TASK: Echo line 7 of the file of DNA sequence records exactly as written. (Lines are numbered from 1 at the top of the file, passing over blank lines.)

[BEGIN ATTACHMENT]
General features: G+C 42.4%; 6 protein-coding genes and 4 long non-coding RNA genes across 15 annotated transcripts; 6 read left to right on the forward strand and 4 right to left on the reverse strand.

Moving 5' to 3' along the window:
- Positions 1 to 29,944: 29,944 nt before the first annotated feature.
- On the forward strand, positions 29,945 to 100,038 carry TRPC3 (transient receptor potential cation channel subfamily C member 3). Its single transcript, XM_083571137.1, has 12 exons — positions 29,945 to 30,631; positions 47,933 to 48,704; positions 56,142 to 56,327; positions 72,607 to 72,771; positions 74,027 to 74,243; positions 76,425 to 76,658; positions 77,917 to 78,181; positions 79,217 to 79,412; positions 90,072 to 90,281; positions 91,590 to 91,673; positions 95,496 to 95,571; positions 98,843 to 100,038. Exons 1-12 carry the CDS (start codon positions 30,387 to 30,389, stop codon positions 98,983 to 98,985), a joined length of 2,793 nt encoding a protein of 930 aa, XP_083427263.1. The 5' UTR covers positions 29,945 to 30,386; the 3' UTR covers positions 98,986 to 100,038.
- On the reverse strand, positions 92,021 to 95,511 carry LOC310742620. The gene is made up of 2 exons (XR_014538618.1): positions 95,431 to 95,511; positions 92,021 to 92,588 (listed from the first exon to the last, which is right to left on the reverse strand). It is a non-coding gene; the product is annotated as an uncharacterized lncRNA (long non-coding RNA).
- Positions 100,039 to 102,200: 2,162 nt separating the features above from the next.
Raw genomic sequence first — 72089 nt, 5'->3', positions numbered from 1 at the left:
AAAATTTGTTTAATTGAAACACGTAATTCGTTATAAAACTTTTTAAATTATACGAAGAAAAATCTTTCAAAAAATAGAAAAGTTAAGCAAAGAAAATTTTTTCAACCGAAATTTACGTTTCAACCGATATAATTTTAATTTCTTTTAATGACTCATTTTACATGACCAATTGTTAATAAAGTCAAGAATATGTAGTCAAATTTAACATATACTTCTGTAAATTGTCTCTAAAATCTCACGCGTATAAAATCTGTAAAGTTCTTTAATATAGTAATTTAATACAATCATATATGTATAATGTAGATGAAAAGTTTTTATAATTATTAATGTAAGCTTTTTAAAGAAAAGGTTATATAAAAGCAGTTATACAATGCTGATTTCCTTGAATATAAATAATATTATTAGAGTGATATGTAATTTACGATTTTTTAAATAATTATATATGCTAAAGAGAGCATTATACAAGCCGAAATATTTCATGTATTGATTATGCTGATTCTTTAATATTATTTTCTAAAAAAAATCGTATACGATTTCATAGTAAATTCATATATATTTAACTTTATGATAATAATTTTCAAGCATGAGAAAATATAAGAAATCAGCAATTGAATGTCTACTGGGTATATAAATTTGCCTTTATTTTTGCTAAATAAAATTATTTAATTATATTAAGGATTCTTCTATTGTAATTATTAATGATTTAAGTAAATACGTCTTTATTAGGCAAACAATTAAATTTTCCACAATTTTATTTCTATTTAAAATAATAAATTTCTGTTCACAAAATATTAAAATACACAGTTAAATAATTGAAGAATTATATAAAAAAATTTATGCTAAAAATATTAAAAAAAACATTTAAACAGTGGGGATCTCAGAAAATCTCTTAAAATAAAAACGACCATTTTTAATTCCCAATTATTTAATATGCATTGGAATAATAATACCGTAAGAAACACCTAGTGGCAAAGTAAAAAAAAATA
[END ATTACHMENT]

Raw genomic sequence first — 72089 nt, 5'->3', positions numbered from 1 at the left: